I met Robert Osborne in the vicinity of a star, which is another way of saying I met Robert Osborne in his true element.
The gracious, effortless marquee headliner of the Turner Classic Movies cable channel, who died early Monday in his Manhattan apartment at age 84, came to Chicago in 2011 for a TCM screening event held at the Music Box Theatre. He was traveling with his pal Jane Powell, the female lead in the 1954 MGM musical “Seven Brides for Seven Brothers.” I joined them at the Ritz-Carlton downtown, and, because I don’t like interviewing two people at once — somebody usually goes away, muttering, with thoughts unexpressed — they agreed to meet and converse separately.
The column was about Powell, but Osborne was no less interesting. He treated everybody well. Everybody.
He was the nicest, most humble TV star I ever got to know and call a friend, and his humility, I suspect, came easy because he knew his material. He knew so much, and so many Hollywood legends he’d chronicled over the decades.
How many TCM fans felt like they lost an uncle, or a brother, or a fellow cinephile, when they heard of his death? (Osborne’s longtime TCM producer Sean Cameron delivered the news that morning to the Atlanta TCM crew; in a quirk of timing, I was among them, filming a batch of guest-host introductions to be aired next month on TCM.)
I enjoyed a few dinners in New York over the years with Osborne, and dinner with that guy was as easy and delightful as you’d expect. We talked about writing, and writing for television, the sly, witty films of Ernst Lubitsch and Vincente Minnelli’s facility with musicals, melodramas and comedies. We talked about his Hollywood Reporter days, and his extraordinary good fortune in landing at TCM, one of the few things in contemporary media that everyone loves and admires.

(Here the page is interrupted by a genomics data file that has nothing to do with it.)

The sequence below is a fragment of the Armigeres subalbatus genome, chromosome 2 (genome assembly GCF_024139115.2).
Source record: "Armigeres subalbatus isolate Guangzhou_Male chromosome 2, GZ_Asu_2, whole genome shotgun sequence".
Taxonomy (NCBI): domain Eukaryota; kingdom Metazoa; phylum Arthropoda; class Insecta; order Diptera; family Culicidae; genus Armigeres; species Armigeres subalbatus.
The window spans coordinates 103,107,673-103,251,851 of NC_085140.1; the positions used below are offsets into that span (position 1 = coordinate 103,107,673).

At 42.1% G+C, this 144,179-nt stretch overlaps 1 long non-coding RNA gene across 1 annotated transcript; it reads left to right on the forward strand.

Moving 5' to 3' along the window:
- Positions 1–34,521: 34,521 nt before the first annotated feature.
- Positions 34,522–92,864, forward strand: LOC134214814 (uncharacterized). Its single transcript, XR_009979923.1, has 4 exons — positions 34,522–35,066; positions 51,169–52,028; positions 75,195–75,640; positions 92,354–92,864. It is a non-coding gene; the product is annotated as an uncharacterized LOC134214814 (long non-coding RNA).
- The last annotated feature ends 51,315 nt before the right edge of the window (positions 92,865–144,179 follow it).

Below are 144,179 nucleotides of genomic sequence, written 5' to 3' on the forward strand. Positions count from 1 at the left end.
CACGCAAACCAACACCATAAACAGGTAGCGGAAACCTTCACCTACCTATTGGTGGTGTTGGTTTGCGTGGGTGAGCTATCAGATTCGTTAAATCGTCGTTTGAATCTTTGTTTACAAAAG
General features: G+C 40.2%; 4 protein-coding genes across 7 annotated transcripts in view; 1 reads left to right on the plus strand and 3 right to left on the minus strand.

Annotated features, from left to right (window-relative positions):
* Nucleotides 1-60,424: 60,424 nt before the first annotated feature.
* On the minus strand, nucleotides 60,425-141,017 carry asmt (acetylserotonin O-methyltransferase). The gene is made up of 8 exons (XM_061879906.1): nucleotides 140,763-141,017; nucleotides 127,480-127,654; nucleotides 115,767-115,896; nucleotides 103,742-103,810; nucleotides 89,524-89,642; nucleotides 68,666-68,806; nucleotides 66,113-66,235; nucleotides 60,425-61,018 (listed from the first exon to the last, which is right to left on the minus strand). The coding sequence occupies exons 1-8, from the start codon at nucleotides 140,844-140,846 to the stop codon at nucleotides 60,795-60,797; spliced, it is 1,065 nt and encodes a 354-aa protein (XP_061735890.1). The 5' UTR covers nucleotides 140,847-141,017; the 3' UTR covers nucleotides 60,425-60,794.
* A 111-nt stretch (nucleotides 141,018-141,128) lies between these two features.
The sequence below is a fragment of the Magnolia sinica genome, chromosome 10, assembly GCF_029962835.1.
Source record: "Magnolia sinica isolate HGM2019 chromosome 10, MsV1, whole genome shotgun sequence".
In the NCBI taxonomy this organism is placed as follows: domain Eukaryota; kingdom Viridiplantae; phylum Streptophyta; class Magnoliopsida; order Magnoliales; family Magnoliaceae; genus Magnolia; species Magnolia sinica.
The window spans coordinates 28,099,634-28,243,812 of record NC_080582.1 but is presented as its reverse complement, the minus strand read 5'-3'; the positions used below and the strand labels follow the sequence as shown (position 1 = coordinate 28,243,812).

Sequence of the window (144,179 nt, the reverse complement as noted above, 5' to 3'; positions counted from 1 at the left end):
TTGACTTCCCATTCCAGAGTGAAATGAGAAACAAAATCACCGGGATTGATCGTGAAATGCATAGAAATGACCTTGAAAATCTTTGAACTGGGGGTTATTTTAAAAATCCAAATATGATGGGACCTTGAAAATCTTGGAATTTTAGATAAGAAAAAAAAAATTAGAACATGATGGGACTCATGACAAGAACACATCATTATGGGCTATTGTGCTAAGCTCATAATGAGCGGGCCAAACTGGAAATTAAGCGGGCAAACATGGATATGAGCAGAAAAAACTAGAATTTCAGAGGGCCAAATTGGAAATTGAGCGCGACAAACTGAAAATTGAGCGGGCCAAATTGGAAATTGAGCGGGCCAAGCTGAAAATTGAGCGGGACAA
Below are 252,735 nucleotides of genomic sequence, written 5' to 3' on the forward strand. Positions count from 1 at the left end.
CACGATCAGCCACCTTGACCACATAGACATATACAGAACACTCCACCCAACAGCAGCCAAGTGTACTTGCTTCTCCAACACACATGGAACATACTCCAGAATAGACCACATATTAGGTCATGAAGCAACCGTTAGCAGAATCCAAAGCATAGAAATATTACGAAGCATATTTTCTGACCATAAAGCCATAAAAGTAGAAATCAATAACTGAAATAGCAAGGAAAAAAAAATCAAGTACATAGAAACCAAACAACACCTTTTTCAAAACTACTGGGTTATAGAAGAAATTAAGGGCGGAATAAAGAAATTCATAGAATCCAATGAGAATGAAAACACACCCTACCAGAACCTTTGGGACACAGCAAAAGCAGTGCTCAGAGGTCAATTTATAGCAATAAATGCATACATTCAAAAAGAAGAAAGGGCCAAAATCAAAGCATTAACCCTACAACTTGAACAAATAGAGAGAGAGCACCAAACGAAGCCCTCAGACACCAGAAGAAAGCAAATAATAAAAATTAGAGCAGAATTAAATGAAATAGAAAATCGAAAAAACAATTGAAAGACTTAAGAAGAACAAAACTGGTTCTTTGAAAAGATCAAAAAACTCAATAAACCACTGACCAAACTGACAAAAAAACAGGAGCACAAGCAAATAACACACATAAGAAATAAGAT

We talked about his days under contract with Desilu, and how Lucille Ball saved him from a life of being a solid, unspectacular actor by suggesting that he write a book about the Oscars.
The performing that Osborne did on screen, and on stage, ended up being excellent training for the role of playing himself, comfortably, on television. He found it hilarious that, generations apart, we played the same dull romantic lead (the young psychiatrist in “Harvey”) in summer stock. Small world.
When Robert Osborne introduced a movie, or met a fan, or conducted an interview, he was subtly remarkable: a reminder that class and kindness make sense together, and too few people don’t bother with either. Hardly anyone on the planet, certainly anyone specializing in old Hollywood and the stubbornly enduring appeal of the movies, knew firsthand the sort of adoration and appreciation Osborne did. He loved his life’s work, and took all movies, great and small, just seriously enough to make them matter, one anecdote, one scene, one close-up at a time.
Looking through some old e-mails from him, there’s one I love for its simplicity. Here’s hoping, he wrote in closing, “that life for you is like a Lubitsch film.”